A native of the North Atlantic, P. umbilicalis has a potential advantage over Pacific species of nori, such as P. yezoensis, used in Asia's large-scale aquaculture operations. Porphyra umbilicalis reproduces exclusively asexually along the Northeast coast. Currently, commercial nori farmers spend more than half of the yearlong growing season coddling the tiny, inedible filamentous phase of the alga's complicated life cycle. In China, Japan and South Korea, gigantic warehouses shelter shallow tanks filled with billions of clamshells, each tinted with the pink stain of nori in its filamentous state. P. umbilicalis produces asexual spores that begin as tiny versions of the adult blade, effectively pressing fast-forward on the algae's life cycle.

By utilizing the asexual P. umbilicalis, Maine nori farmers could bypass the expensive, time-consuming filamentous phase, speeding production, eliminating seasonality and reducing overhead costs.

The cultivation of nori and other marine algae could prove to be the perfect complement for other forms of aquacultural enterprise. Preliminary studies conducted by Blouin near salmon pens in Cobscook Bay suggest that net-grown nori could be incorporated into multicrop aquaculture. Dubbed Integrated Multi-Trophic Aquaculture (IMTA), this approach to ocean farming is critical to the development of stable and sustainable food production in the Earth's oceans.

In Cobscook Bay, Blouin is measuring the degree to which nori nets and finfish aquaculture might complement one another. Effective IMTA methods promise not only additional economic returns, but substantial environmental benefits as well, potentially minimizing nutrient inputs while maintaining marine ecosystems.


Blouin's doctoral research now focuses on unraveling the mysteries of reproduction in this red alga at the genetic level. Mortar and pestle in hand, he grinds samples of P. umbilicalis and extracts the genetic material using targeted viruses, creating a library of nori RNA. Then he identifies and sequences unique genes to determine the genetic controls for sexual and asexual reproduction in the genus.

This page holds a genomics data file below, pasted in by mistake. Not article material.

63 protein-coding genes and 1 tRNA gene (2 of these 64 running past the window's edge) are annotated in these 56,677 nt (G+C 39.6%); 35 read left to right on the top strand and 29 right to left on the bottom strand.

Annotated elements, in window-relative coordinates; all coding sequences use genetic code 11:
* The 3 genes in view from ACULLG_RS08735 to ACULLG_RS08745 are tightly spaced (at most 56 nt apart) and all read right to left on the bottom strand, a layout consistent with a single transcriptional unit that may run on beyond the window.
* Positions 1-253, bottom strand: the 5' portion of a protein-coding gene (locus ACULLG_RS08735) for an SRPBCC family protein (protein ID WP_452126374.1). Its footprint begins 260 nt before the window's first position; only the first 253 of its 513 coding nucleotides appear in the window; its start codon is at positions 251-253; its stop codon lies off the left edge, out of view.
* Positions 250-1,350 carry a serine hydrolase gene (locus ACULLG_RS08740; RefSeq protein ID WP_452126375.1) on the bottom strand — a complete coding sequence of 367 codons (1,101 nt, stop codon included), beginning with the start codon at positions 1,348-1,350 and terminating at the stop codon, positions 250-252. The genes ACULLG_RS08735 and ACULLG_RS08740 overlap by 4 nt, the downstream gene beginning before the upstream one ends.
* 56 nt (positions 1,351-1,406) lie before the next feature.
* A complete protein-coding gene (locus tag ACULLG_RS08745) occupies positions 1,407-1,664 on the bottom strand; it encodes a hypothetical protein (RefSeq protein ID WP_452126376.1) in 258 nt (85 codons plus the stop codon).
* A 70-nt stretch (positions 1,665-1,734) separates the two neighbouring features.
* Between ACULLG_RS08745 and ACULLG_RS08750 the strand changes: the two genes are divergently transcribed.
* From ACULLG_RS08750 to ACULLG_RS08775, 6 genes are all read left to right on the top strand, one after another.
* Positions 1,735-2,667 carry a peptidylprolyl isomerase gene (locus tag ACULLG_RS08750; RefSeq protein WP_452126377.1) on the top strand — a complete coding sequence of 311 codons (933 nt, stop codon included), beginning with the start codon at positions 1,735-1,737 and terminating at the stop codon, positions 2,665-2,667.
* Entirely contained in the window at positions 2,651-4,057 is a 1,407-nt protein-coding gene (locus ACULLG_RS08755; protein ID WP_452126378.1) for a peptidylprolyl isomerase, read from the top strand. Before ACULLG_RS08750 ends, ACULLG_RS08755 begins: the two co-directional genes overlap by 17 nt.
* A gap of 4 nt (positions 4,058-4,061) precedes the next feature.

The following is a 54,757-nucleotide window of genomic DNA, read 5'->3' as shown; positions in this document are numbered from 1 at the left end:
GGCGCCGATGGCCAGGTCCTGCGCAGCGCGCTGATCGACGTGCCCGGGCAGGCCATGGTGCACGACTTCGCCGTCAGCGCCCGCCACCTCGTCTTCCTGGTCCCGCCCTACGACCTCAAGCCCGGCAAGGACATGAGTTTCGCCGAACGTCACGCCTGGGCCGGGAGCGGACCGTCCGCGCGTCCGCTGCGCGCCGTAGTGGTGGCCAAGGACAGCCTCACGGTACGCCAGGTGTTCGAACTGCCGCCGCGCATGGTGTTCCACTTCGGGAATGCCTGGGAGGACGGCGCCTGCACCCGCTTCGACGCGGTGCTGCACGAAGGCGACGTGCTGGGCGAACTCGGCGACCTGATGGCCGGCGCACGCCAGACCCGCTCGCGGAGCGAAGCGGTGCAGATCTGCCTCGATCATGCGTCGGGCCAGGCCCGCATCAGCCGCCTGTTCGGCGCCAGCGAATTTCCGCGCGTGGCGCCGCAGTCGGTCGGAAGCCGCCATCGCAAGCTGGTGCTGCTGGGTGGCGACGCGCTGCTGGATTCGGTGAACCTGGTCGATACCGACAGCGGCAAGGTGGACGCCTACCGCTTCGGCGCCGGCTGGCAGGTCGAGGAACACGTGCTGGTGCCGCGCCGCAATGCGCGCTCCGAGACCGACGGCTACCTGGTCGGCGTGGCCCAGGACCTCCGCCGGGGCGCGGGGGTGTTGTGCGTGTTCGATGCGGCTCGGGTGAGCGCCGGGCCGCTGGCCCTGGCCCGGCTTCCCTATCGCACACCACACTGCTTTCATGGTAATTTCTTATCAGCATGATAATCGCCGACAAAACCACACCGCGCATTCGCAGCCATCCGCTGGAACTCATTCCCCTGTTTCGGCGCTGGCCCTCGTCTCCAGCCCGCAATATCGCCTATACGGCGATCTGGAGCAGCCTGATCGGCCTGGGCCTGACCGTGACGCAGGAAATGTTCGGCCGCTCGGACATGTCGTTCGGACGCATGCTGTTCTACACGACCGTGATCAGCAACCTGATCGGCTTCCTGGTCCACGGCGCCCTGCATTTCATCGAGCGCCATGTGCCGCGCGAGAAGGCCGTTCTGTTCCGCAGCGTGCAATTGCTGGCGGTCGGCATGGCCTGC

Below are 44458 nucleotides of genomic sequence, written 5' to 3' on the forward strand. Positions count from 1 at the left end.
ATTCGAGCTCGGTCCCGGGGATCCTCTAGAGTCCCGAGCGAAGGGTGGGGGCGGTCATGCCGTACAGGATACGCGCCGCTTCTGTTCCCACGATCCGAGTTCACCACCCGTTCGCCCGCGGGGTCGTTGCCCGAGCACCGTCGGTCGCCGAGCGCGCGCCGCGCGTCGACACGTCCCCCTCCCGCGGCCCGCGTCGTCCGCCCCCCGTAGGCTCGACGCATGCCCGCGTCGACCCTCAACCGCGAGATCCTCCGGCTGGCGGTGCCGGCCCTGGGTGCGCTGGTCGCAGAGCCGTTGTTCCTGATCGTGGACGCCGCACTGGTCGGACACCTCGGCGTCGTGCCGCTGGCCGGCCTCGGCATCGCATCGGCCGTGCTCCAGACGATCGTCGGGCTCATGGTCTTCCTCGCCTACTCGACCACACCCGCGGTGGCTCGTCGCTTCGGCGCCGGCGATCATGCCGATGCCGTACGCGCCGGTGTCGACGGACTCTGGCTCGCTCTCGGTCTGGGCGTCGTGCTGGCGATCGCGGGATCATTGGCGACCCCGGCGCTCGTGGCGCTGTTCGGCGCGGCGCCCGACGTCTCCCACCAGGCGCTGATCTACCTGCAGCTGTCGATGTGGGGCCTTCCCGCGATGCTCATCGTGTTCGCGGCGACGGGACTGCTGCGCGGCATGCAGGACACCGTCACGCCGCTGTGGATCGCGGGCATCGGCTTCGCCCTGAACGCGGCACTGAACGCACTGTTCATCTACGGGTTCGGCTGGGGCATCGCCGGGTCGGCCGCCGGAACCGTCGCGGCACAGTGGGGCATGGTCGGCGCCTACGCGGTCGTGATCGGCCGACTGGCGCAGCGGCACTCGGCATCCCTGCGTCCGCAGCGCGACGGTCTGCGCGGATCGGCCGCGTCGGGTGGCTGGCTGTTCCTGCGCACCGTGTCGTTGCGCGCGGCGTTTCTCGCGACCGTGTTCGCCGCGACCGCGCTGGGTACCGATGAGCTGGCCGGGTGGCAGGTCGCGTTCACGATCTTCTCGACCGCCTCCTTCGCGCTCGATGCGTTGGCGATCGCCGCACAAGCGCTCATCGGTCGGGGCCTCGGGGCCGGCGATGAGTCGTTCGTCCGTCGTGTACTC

Identifying the genetic triggers for asexual reproduction in P. umbilicalis may provide important insights into similar mechanisms in other species, offering researchers better understanding of the evolution of sex and greater control over the cultivation of sea vegetable varieties chosen for size, speed of growth, flavor or other traits.

"There's no seasonality: P. umbilicalis is present year-round in the Northeast," says Blouin. "If we can build an understanding of what triggers its asexual versus sexual reproduction, we may be able to get at those triggers in related species. We might be able to trigger asexual reproduction in P. amplissima, another local species that can grow a blade that is almost a meter long. It's another Porphyra species that would make a great candidate for aquaculture."


Blouin and Brawley see tremendous potential in expanding sea vegetable aquaculture in North America. From speaking at conferences and forums to helping organize the highly successful Sea Vegetable Celebration Day on the UMaine campus, Blouin and Brawley are not only in the lab, they are in the trenches, bringing sea vegetable aquaculture innovation to the surface. So far, average Americans have been slow to embrace the idea of getting veggies from the sea, but they're coming around.

"Aquaculture has been undersupported in this country, especially sea vegetable aquaculture. In contrast, Asian governments have invested huge amounts in support of aquaculture," says Brawley. "We have an opportunity now, because of the growth of finfish aquaculture, to develop ways to combine the two a good thing, both commercially and for the environment."

From sushi bars to snack foods, products containing farmed sea vegetables are slowly growing in popularity in the U.S. For now, Blouin and Brawley plan to continue down the path they started, doing basic research and market development to find new ways to make sea vegetable aquaculture a viable enterprise in the U.S.

by David Munson
May-June, 2007